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Mayflower: A Story of Courage, Community, and War Paperback – April 24, 2007


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Product Details

  • Paperback: 480 pages
  • Publisher: Penguin Books (April 24, 2007)
  • Language: English
  • ISBN-10: 0143111973
  • ISBN-13: 978-0143111979
  • Product Dimensions: 5.5 x 1 x 8 inches
  • Shipping Weight: 6.4 ounces (View shipping rates and policies)
  • Average Customer Review: 4.3 out of 5 stars  See all reviews (540 customer reviews)
  • Amazon Best Sellers Rank: #5,693 in Books (See Top 100 in Books)

Editorial Reviews

From Publishers Weekly

Starred Review. What makes Philbrick's book so fascinating and accessible—the way he turns the Pilgrim legend on its head and shakes out fresh insights from the crusty old mythology we all absorbed in grade school—is present in full force in this exceptional audio version. With more than 800 audiobooks to his credit, Guidall gives the term "veteran reader" a whole new meaning. Such leading figures as William Bradford, Benjamin Church and Miles Standish of the so-called Plymouth Colony (which was not even close to Plymouth or its now-famous rock) emerge from the pages of history as understandable if not always admirable figures, and Guidall's evocations of the sadly depleted (by European diseases) Wampanoag Indians and their chief, Massasoit, are equally believable. The bitter voyage of the Seaflower (a slave ship taking captive Wampanoags to be sold in the Caribbean after a disastrous war with Massasoit's son, Philip), which rounds out Philbrick's masterful account, is treated with energy, respect and a straightforwardness that only increases its power.
Copyright © Reed Business Information, a division of Reed Elsevier Inc. All rights reserved. --This text refers to an out of print or unavailable edition of this title.

From Bookmarks Magazine

Mayflower rethinks the events and players that gave rise to a national mythology about Pilgrims living harmoniously with their Indian neighbors. Instead, Philbrick tells a story of ethnic cleansing, bloody wars, environmental ruin, and the deterioration of English-Indian relations. While he introduces familiar elements, Philbrick also recasts well-known characters like Miles Standish ("Captain Shrimp"), William Bradford, and Benjamin Church. Most critics agree that he provides a well-researched, unbiased revisionist history (though we should note that for years many people have been reading about the environmental devastation of New England, the bloody Indian-English wars, and the less-than-pious Pilgrims). If not as gripping as the National Book Award?winning In the Heart of the Sea (2000), particularly the second half, Mayflower nonetheless provides a harrowing account of survival and, despite its grim themes, a celebration of courage.<BR>Copyright © 2004 Phillips & Nelson Media, Inc. --This text refers to an out of print or unavailable edition of this title.

More About the Author

Nathaniel Philbrick
Life at a Glance

Born
1956 in Boston, Mass.

Educated
Linden Elementary School and Taylor Allderdice High School in Pittsburgh, Pa.; BA in English from Brown University in Providence, RI, and an MA in America Literature from Duke University in Durham, NC

Sailing
Philbrick was Brown's first Intercollegiate All-American sailor in 1978; that year he won the Sunfish North Americans in Barrington, RI; today he and his wife Melissa sail their Beetle Cat Clio and their Tiffany Jane 34 Marie-J in the waters surrounding Nantucket Island.

Married
Melissa Douthart Philbrick, who is an attorney on Nantucket. They have two children: Jennie, 23, and Ethan 20.

Career
After grad school, Philbrick worked for four years at Sailing World magazine; was a freelancer for a number of years, during which time he wrote/edited several sailing books, including Yaahting: A Parody (1984), for which he was the editor-in-chief; during this time he was also the primary caregiver for his two children. After moving to Nantucket in 1986, he became interested in the history of the island and wrote Away Off Shore: Nantucket Island and Its People. He was offered the opportunity to start the Egan Maritime Foundation in 1995, and in 2000 he published In the Heart of the Sea, followed by Sea of Glory, in 2003, and Mayflower, due in May 2006.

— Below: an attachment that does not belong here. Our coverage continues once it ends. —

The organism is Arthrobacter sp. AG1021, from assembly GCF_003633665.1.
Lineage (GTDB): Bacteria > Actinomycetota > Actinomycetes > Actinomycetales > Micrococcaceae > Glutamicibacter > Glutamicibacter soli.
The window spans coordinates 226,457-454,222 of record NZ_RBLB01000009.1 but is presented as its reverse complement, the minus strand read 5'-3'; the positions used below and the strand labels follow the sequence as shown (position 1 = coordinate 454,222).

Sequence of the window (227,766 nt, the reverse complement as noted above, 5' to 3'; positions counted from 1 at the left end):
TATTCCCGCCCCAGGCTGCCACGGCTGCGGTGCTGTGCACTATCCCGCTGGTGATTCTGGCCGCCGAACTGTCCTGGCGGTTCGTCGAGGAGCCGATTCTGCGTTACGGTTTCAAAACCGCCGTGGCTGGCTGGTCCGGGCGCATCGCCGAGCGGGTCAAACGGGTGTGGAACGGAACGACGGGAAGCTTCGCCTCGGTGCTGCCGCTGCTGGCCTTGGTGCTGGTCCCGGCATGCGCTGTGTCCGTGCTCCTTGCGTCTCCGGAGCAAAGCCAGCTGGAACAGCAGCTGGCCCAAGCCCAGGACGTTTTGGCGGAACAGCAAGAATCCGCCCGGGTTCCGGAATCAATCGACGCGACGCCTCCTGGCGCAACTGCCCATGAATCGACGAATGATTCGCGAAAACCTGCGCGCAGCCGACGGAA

Awards and Honors
In the Heart of the Sea won the National Book Award for nonfiction; Revenge of the Whale won a Boston Globe-Horn Book Award; Sea of Glory won the Theodore and Franklin D. Roosevelt Naval History Prize and the Albion-Monroe Award from the National Maritime Historical Society. Philbrick has also received the Byrne Waterman Award from the Kendall Whaling Museum, the Samuel Eliot Morison Award for distinguished service from the USS Constitution Museum, the Nathaniel Bowditch Award from the American Merchant Marine Museum, and the William Bradford Award from the Pilgrim Society.

Amazon Author Rankbeta 

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#64 in Books > History
#64 in Books > History

Customer Reviews

The book made very interesting reading for me and I think it was well researched and written.
Hal Bourne
It is a terrific history of the Pilgrims and especially the unique relationship the earliest New Englanders had with the Indians.
Rick Mitchell
Mr. Philbrick brings history book characters to life, giving them personalities and feelings.
Joanne M. Stanton

Most Helpful Customer Reviews

260 of 268 people found the following review helpful By Gary Griffiths VINE VOICE on May 20, 2006
Format: Hardcover Verified Purchase
Nathaniel Philbrick's remarkable "Mayflower" is everything you'd hope a history book to be: illuminating, lively, and authoritative. This was simply a terrific read, a fascinating glimpse into the events and people serving as the first bricks in our nation's foundation.

Beyond the fairytale images of "The First Thanksgiving", most basic American history skips from the Mayflower's 1620 landing in Plymouth the American Revolution, glossing over the rich and brawling century-and-a-half spanning these two events. Philbrick zeroes in on the first half-century, stripping away the myth and homily typically associated with the Pilgrims and laying bare a fascinating tale of courage and deceit, of trusts forged and broken, of politics, religion, brutality, and war. All the familiar figures are there - William Bradford, Miles Standish, Pokanoket Indian chief Massoit, Squanto, and Edward Winslow, but Philbrick focuses on less celebrated figures like Benjamin Church and Massoit's son Phillip, who while hardy household names today leave behind legacies that helped shape what would become a century later the United States of America.